Home United States USA — Political Biden Seeks Swift Effort to Bring Finland and Sweden Into NATO

Biden Seeks Swift Effort to Bring Finland and Sweden Into NATO


Speedy approval seems likely among most members of the alliance in the wake of Russia’s invasion of Ukraine, but Turkey’s objections remain a sticking point.
President Biden vowed on Thursday to speed Finland and Sweden to NATO membership, seeking to redraw the map of Europe to the West’s advantage less than three months after President Vladimir V. Putin of Russia began his invasion of Ukraine. In a ceremony in the White House Rose Garden with President Sauli Niinisto of Finland and Prime Minister Magdalena Andersson of Sweden, Mr. Biden said he was immediately submitting to the Senate the treaty language needed to make the two countries the newest members of the alliance. Formal accession to the alliance will require the approval of the other 29 member nations as well. While there is little doubt that the Senate and most other NATO members will overwhelmingly approve a treaty of accession, Turkey — which under President Recep Tayyip Erdogan has had a sometimes close and sometimes contentious relationship with Moscow — has expressed objections that could slow the process and require negotiations to address its concerns.
“These two countries, especially Sweden, they are a complete hotbed of terrorism,” Mr. Erdogan said on Thursday, an apparent reference to what the Turkish leader contends is their tacit support for Kurdish separatists. Secretary of State Antony J. Blinken met his Turkish counterpart in New York on Wednesday, and Finnish officials said they were in talks with Turkey as well. Speaking to reporters on Wednesday, Jake Sullivan, Mr. Biden’s national security adviser, expressed confidence that “Turkey’s concerns can be addressed” and that Finland and Sweden would ultimately be able to join the alliance. But Mr. Erdogan is famously unpredictable, and he could easily take advantage of his leverage as a potential spoiler to press for his own demands, including a lifting of sanctions on his country for its purchase of Russian-made antiaircraft systems. Jens Stoltenberg, NATO’s secretary general, said on Thursday that he expected to resolve Turkey’s concerns.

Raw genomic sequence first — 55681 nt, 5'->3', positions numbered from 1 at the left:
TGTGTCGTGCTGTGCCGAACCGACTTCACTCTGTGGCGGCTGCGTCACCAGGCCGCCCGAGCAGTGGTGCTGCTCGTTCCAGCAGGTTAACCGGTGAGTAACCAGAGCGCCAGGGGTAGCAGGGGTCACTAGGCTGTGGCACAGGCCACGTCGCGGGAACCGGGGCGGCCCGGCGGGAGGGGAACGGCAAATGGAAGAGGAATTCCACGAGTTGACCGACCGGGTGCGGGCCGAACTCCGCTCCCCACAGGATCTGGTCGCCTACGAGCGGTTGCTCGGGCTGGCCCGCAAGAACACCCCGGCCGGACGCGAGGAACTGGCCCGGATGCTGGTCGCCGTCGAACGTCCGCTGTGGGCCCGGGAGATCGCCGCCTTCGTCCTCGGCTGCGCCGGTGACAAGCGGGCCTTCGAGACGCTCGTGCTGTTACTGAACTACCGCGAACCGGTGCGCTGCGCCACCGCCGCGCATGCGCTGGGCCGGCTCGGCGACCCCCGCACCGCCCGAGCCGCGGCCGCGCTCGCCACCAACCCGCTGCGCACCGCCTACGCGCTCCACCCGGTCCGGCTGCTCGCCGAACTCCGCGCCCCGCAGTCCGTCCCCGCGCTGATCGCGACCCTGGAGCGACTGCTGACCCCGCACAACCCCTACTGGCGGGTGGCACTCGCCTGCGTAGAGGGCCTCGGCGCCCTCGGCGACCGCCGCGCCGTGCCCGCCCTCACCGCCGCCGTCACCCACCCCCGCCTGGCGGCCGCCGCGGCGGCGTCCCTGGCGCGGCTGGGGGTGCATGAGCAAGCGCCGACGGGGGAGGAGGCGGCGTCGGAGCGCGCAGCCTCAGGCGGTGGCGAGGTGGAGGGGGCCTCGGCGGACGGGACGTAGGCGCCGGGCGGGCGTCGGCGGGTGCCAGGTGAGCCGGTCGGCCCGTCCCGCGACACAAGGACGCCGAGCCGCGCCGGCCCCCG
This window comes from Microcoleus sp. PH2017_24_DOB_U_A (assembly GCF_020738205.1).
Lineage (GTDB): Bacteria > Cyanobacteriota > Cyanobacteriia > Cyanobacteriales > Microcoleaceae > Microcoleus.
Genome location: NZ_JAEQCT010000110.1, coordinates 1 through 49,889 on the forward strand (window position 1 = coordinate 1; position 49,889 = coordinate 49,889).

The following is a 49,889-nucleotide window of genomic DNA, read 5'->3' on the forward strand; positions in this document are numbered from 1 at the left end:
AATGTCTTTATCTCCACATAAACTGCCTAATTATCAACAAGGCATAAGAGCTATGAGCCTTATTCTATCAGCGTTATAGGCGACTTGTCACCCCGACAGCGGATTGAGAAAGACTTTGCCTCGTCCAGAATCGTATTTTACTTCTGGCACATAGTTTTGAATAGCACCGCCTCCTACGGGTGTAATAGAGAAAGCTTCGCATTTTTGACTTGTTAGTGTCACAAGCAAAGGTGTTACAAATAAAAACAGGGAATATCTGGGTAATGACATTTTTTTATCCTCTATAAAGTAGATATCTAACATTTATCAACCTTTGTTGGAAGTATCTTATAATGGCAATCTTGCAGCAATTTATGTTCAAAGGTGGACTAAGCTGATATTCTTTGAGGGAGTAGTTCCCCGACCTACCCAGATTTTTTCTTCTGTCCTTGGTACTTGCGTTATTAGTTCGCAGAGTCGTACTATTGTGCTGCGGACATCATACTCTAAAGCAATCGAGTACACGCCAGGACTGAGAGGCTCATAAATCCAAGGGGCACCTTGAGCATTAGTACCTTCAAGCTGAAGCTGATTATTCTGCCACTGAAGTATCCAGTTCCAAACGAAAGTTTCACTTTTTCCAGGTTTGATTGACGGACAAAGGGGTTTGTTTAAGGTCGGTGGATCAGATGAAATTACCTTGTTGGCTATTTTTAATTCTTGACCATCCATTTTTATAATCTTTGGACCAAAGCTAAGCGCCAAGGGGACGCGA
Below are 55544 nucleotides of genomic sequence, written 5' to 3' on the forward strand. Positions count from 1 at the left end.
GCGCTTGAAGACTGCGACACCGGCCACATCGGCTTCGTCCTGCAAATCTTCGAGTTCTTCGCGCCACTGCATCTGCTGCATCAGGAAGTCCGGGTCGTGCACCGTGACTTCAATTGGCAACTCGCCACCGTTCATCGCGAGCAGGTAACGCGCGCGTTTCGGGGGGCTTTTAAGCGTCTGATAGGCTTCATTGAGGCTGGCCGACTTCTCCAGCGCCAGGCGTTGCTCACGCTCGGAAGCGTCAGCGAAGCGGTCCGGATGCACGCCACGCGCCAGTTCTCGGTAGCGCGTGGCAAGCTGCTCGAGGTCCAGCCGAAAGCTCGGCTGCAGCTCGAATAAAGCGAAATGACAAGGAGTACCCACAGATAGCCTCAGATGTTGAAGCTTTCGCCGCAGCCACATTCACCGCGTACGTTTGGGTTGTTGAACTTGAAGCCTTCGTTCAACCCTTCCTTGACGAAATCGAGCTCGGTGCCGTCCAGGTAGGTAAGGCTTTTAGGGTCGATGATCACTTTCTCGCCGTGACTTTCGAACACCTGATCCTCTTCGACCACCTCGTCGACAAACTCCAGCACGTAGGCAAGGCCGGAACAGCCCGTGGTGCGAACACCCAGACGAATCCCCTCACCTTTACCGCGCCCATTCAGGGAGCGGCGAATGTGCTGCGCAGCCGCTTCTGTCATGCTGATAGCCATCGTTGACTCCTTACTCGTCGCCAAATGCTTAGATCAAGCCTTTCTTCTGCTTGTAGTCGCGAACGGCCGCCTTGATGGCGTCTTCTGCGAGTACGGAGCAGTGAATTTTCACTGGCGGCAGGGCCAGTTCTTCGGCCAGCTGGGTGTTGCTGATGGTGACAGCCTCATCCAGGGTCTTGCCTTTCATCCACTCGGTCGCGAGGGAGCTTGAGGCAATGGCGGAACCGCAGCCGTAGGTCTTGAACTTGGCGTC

“I’m confident that we will come to a quick decision to welcome both Sweden and Finland to join the NATO family,” he said, adding, “We are addressing the concerns that Turkey has expressed.”
Mr. Erdogan’s demands aside, the ceremony at the White House was a remarkable moment in the history of the Western alliance — a rare instance in history where a single event, Russia’s invasion, changed sentiment, and probably NATO’s borders, almost overnight.

Continue reading...